Celebrities are going to the dogs for Best Friends Animal Society’s annual Strut Your Mutt Presented by BOBS from Skechers.Zosia Mamet, Denise Richards, Michelle Beadle, Natalie Morales and Kristen Renton will each lead their own fundraising packs in both the Los Angeles and New York City community dog walks and festivals.Strut Your Mutt is a 12 city fundraising dog walk, 5K run, and festival that brings together rescue groups, shelters and individuals to celebrate the collective effort of saving the lives of shelter pets. Additionally, through a virtual Strut Your Mutt Challenge, supporters can raise money to help homeless pets in their own communities or for national programs that help to create sweeping changes for homeless pets everywhere.Six events have already been held, but check below for the remaining opportunities.“When Best Friends started its work in 1984, there were approximately 17 million dogs and cats dying in shelters nationwide,” said Gregory Castle, chief executive officer of Best Friends Animal Society. “Thanks to the leadership of Best Friends, and the efforts of rescue groups and shelters across the country, today that number is down to an estimated 4 million. The donations raised during Strut Your Mutt are used to fund lifesaving adoption programs and spay/neuter services, so that, ultimately, we impact the number of pets entering and leaving the shelters. We won’t stop until we save them all.”Since 2010, Best Friends has raised more than $5.2 million for its animal welfare partners through Strut Your Mutt. The national goal for 2015 is $2.6 million.To get involved, start your own fundraising page or donate to an existing team, please visit StrutYourMutt.org.Special thanks to presenting sponsor BOBs by Skechers and national sponsors MINI and Nature’s Variety Instinct.The remaining dates are as follows:San Francisco – October 3 DC Metro Area – October 10 Los Angeles – October 10 St. Louis – October 10 Houston – October 17 Salt Lake City – October 24
The Canadian PressNew federal money for First Nations housing is welcome but will not solve a monumental shortage for at least a generation says Assembly of First Nations Regional Chief Kevin Hart.“I don’t see it happening in my lifetime or in my children’s lifetime, to be honest,” Hart said during a break in the AFN’s housing and infrastructure conference held in Winnipeg.“We have 16, 18 people in a two-bedroom house (in Norway House, Man.). Now if that was to occur here in Winnipeg with a non-native family, would that be acceptable? The black mould that’s in our houses _ would that be acceptable here in Winnipeg? Would that be acceptable in Toronto?”The federal government has promised $8.4 billion over five years for infrastructure, education and other issues in First Nations communities. The housing portion over the next two years is forecast to be more than double previous levels at $450 million.The money is a fraction of what reports have indicated is needed. Internal government documents dated January 2015 and obtained by The Canadian Press early this year pegged the cost of fixing First Nations housing in Manitoba alone at $2 billion.Indigenous Affairs Minister Carolyn Bennett said the government realizes it has a long way to go.“We know that we’ve only begun, and what we’re hearing from coast to coast to coast is people are very happy with the beginning … but no, there is real need out there and we’re going to get going,” she said.In a 20-minute speech at the conference, Bennett said the government is developing ways to ensure funding flows faster to communities in need, and is looking for ways to ensure better, longer-lasting building materials can be used.Hart said cash for housing is needed quickly. He pointed to several communities that have seen a spike in suicides in recent years. Pimicikamak Cree Nation, known as Cross Lake, in northern Manitoba declared a state of emergency last March after six suicides in the community of 8,300.Overcrowded housing, often combined with inadequate recreational facilities and schools, is tied to the despair felt by many residents, he said.“It all relates and it interconnects with proper housing and infrastructure in our communities.”firstname.lastname@example.org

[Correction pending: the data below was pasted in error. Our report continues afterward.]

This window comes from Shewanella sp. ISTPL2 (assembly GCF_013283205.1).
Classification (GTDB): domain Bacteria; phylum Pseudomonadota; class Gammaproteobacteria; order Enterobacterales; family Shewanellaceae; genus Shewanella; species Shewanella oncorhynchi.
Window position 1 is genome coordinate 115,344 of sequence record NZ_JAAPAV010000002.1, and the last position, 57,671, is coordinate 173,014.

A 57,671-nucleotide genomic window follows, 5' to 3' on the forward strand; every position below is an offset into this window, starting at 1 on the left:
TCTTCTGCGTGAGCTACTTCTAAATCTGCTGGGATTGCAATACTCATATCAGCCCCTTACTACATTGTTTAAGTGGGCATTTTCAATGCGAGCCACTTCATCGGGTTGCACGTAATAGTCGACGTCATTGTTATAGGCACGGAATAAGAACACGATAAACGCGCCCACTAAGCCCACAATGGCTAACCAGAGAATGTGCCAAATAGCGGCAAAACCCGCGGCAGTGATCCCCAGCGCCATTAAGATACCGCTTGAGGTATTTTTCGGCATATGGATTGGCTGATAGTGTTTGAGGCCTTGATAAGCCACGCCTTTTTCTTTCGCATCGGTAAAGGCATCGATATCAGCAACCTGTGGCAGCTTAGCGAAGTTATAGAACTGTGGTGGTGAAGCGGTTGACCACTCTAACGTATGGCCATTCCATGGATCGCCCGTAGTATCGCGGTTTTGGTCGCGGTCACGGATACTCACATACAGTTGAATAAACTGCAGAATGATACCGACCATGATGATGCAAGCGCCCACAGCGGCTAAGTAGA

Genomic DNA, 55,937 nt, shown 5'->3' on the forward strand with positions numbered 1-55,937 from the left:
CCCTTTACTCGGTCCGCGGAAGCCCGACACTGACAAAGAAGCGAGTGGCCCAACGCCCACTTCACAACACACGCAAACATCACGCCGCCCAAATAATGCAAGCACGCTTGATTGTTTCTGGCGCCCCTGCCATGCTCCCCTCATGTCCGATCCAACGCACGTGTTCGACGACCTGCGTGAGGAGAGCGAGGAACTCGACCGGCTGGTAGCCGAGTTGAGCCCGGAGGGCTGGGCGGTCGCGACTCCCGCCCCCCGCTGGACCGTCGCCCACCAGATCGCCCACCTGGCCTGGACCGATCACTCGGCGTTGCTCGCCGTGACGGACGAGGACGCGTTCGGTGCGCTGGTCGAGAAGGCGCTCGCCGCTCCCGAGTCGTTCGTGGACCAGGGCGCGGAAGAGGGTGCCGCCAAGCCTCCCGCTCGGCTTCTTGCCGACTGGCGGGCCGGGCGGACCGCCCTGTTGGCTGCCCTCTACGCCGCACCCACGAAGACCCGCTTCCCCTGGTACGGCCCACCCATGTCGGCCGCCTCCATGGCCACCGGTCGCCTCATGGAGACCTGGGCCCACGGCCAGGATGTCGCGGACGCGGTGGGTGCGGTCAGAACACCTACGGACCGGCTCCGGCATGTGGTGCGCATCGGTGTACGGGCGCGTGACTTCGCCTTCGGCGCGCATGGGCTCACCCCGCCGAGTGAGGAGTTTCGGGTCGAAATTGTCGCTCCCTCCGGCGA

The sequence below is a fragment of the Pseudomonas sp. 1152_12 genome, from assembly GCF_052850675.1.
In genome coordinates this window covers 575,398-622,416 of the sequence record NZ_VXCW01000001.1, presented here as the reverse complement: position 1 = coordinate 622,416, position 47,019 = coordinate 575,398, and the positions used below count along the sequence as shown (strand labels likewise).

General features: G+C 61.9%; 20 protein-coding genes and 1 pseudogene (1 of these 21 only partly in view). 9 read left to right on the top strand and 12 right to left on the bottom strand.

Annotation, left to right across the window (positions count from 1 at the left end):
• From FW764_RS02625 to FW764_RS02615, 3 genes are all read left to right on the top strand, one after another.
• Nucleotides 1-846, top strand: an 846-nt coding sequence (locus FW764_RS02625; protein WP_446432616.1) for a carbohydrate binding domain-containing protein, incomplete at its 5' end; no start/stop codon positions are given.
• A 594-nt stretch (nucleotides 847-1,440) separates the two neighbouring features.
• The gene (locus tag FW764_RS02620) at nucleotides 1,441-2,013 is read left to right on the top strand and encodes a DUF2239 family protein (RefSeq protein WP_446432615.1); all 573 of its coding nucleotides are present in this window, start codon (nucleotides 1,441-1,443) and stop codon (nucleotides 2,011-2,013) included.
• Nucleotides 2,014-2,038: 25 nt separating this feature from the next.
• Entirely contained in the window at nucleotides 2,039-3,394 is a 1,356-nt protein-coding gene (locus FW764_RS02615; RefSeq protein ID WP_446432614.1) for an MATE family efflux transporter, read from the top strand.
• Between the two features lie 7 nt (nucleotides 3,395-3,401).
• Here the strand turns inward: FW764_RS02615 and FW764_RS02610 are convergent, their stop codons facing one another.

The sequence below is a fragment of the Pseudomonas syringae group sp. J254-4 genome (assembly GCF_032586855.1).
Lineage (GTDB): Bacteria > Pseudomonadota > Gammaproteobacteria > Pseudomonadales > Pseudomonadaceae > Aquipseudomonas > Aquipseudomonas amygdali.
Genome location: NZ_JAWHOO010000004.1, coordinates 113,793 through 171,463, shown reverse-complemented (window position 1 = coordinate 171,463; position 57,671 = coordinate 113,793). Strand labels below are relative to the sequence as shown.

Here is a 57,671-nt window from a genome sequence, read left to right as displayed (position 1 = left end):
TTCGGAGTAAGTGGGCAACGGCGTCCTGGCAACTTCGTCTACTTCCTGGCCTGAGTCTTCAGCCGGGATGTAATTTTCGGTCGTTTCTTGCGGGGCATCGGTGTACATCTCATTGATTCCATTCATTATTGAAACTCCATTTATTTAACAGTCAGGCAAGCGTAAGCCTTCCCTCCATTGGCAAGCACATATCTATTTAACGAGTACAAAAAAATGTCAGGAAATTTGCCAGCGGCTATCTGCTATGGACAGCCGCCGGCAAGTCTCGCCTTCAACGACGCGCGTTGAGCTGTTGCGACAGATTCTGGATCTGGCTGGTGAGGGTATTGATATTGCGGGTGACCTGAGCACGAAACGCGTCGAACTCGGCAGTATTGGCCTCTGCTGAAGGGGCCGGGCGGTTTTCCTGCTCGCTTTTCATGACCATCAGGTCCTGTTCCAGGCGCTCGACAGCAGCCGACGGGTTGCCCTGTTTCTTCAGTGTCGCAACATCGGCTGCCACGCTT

“I like to speak for the water because the water doesn’t have a voice,” said Peltier. “If nobody speaks up what will the water and environment be like in 10 to 20 years? What if we don’t have clean drinking water anywhere? We would all die if we didn’t have clean drinking water.”Peltier said she hopes others will join in her struggle to protect water around the world.“The reason I advocate for this is to inspire people to come together and try and purify the water,” said Peltier.She still remembers that day last December when she got her moment to speak directly to Trudeau. In an interview shortly after it happened Peltier described the encounter.“When I went up there, I was standing with the Elder, listening to what he was saying and I was told to give the prime minister the water bundle,” Peltier said, at the time. “And I said something to him. I said, ‘I am very unhappy with the choices you’ve made.’ And he said, ‘I understand that.’ And I started crying and all I got to say after that was, ‘the pipelines.’”Looking back, Peltier, who is from Wikwemikong, on Manitoulin Island in Ontario, said she didn’t know what she was going to tell the prime minister at the time and the words just tumbled out.“When I went up to give him the gift I didn’t what I was going to do. I just had this feeling. I guess my spirit just wanted to say something while I was there and it was an opportunity to just say it,” said Peltier. “When I think about what I said I am just trying to help my people and help my environment and it makes me feel proud.”The KidsRights organization will announce the winner of the prize Nov. email@example.com@JorgeBarrera Autumn Peltier, flanked by AFN National Chief Perry Bellegarde and AFN Elder Elmer Courchene presents a water bundle to Prime Minister Justin Trudeau in December 2016.Jorge Barrera APTN NewsAutumn Peltier, a 13-year-old Wikwemikong girl who tearfully pleaded with Prime Minister Justin Trudeau to protect the water is up for an international award.Autumn Peltier’s name came to be known across the country after she presented Trudeau with a water bundle of a copper bowl, a red cloth, tobacco and a small copper cup during an Assembly of First Nations meeting in December 2016. During the gift presentation, Peltier told Trudeau she was “unhappy” with his decision to approve the Kinder Morgan pipeline in British Columbia.Now Peltier is up for the International Children’s Peace Prize, known as the Nobel Prize for children. She is the only child out of 169 nominees from Canada.“When I found out that I was nominated for the award I was really excited and I am really excited to find out if I win or not,” said Peltier. “If I don’t win I am still really happy to be doing the work I am doing.”Peltier has dedicated herself to campaigning for water protection. This past July she was in Regina during the AFN’s general assembly to sign a treaty against the expansion of Alberta’s bitumen fields.